The two examples are stark contrasts. If you like having a fixed value on your points that you can then use for the exact flights you want on the exact dates you want, then you should consider a cash back card like the Capital One Venture. However, if your primary goal is to squeeze as much value as possible out of each point by redeeming for premium awards, then you should consider travel points credit cards such as the Sapphire Preferred and the Premier Rewards Gold.

Disclaimer: The responses below are not provided or commissioned by the bank advertiser. Responses have not been reviewed, approved or otherwise endorsed by the bank advertiser. It is not the bank advertiser's responsibility to ensure all posts and/or questions are answered.

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  • Grant

    Just a small typo: “26,560 points at 1 cent per point for the $256.50 fare”

    The points and dollar amounts don’t match up.

    Great article btw, I prefer travel cards over cash back cards any day

  • marben

    Air travel can be booked through the Ultimate Rewards site at .01 per point + 20% off the fare price, so its a little better than 1%.

  • Dave

    You can also book airfare with AmEx Membership Rewards at .01 per point, and get 20% of the points rebated, at least if you are a platinum card holder. Not sure about the rebate for other cards. I’ve done my last two trips this way as I can rarely find low level rewards when I want to travel.

  • harvson3

    The Amex Blue Cash Preferred gets 6% back at grocery stores. For families whose travel is limited and whose grocery bills (plus spending at stores for which grocery stores sell gift cards) is high, the Blue Cash Preferred makes lots of sense.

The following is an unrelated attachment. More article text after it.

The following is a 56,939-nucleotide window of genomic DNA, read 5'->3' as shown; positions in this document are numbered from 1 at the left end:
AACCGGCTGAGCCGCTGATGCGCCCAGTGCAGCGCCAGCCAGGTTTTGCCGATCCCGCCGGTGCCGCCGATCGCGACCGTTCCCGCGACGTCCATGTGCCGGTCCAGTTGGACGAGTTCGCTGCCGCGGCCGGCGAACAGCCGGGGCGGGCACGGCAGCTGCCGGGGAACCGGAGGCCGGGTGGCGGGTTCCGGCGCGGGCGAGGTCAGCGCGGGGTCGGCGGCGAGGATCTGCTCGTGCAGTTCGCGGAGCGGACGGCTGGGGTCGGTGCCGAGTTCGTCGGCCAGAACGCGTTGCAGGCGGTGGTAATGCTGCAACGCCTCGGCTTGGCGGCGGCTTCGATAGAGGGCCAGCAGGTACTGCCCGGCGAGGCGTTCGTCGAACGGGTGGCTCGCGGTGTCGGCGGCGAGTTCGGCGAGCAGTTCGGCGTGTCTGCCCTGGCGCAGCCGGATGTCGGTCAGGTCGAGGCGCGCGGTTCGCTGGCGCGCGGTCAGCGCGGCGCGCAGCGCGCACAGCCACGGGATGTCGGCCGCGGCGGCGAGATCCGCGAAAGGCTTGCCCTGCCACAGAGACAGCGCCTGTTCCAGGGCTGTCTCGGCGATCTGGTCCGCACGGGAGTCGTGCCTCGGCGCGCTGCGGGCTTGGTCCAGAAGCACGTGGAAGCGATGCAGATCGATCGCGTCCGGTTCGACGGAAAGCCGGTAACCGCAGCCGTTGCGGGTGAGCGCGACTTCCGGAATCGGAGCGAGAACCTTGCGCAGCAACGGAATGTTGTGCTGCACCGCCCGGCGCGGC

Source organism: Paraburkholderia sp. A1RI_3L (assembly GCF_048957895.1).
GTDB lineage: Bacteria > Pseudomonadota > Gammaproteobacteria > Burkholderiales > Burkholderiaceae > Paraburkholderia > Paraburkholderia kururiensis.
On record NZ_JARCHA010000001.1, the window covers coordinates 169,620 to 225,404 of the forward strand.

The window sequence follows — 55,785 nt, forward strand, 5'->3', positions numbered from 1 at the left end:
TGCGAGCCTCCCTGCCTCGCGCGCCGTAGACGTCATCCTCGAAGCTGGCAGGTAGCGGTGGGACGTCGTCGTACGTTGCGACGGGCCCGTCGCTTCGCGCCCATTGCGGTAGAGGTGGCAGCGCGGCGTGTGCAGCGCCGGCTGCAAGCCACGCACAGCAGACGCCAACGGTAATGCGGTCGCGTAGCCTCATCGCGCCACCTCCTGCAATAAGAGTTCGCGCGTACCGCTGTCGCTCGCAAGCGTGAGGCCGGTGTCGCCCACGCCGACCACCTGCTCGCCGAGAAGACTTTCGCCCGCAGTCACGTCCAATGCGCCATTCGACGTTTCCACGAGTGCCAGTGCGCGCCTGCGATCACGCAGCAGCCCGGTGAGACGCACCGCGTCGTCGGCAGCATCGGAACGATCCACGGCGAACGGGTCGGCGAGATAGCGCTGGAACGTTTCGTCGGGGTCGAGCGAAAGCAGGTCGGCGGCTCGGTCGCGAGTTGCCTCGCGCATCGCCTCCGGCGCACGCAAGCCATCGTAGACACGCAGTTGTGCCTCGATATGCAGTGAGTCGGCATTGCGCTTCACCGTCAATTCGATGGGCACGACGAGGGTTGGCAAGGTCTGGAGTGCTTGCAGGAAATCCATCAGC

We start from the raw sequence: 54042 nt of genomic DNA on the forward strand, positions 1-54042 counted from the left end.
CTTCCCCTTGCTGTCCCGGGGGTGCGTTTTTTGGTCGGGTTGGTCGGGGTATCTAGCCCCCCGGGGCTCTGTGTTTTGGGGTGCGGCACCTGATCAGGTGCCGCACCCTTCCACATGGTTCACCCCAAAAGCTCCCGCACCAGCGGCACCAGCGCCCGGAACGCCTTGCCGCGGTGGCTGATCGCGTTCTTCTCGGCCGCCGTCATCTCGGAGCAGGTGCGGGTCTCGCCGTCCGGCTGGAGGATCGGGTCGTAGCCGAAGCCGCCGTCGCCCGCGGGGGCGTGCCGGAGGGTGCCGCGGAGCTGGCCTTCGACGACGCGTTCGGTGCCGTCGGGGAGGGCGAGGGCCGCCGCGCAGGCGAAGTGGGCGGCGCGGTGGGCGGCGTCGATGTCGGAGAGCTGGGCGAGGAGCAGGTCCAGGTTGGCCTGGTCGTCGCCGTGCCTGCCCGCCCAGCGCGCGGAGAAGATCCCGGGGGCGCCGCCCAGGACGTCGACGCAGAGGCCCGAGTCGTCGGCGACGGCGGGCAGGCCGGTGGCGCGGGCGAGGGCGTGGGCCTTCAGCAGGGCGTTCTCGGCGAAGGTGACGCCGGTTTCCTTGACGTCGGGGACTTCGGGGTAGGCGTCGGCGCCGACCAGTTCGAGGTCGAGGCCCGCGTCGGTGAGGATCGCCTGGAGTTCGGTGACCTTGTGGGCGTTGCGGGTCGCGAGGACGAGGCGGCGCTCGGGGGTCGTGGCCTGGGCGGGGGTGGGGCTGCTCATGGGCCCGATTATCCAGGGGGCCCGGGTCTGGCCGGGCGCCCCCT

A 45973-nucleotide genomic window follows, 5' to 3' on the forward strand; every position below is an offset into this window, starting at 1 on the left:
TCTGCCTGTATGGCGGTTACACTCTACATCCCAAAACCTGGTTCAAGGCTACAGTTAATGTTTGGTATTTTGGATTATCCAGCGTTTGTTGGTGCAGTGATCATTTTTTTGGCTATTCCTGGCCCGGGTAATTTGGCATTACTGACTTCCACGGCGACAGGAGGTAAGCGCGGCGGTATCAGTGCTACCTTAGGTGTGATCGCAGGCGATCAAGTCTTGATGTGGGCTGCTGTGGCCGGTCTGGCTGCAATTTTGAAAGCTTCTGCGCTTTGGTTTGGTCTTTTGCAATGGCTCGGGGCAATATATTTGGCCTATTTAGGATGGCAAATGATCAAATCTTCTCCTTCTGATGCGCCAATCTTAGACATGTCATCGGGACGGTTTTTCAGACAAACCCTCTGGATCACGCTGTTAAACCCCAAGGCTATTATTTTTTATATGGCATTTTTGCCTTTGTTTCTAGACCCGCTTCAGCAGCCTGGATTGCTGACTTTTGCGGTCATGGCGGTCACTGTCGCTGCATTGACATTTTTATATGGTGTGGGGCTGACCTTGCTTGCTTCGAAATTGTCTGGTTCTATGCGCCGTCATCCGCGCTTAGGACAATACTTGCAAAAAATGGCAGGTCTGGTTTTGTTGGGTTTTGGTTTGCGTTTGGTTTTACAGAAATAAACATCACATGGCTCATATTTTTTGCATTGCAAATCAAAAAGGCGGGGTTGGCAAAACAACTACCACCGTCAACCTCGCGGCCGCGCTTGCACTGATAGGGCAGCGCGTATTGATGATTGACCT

• j-mom

    this is what we use in my household. My husband travels a ton for business but has a corporate amex that he is required to use. We just don’t travel enough to justify the travel benefits but we do love the 100 cash back a month from the grocery store and 3% on gas.

  • Krivokrasov

    We also use Amex Blue Cash Preferred for all grocery purchases – you can’t beat 6% back. In addition, if we know we’re going to make some larger purchases at Target, Best Buy or any other major chain store, we can buy gift cards at our grocery store and still get 6% back on the gift card purchases, instead of the 1-2% we’d get at the actual store from most other cards. It adds up! For non-grocery purchases, we use the Capital One Venture, because it gets 2% everywhere, and the flexibility to use it like a cash back rebate is fantastic. Note – you do NOT have to book the travel through Capital One, you just need to use the card to purchase your ticket/hotel and then you get a rebate. For restaurants, it’s the Chase Sapphire card just to make sure we’re still accruing points for pricey international tickets.

  • thepointsguy

    Thanks! Fixed.

  • stanolshefski

    Just watch that you’re not shooting yourself in the foot by not using the Amex on things like electronics. Amex’s price matching, purchased protection and extended warranty have a lot of value.

  • PJ

    how many grocery stores let you buy Visa gift cards with $500 denominations / $5 .95 activation fees per card and you can charge on credit cards with 5+% rebates? I dould do it with Chase Freedom card and obviously the strategy works best on Ink Bold at Office Depot or Amex Blues cash Preferred at Grocery stores.

  • studd

    Oh, Schwab 2% how I miss thy

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  • PB

    For the Capital One Venture card, the 2% cash-back rate applies regardless of whether your travel is booked through Capital One. You can make your purchase anywhere (hotel/airline website, OTA, at the car rental counter), and then you can call or go online to have the charges refunded, using your points.

  • MCB

    TPG, For the average flyer/spender, what do you think is better, the AMEX Blue Cash preferred or AMEX Blue Sky preferred?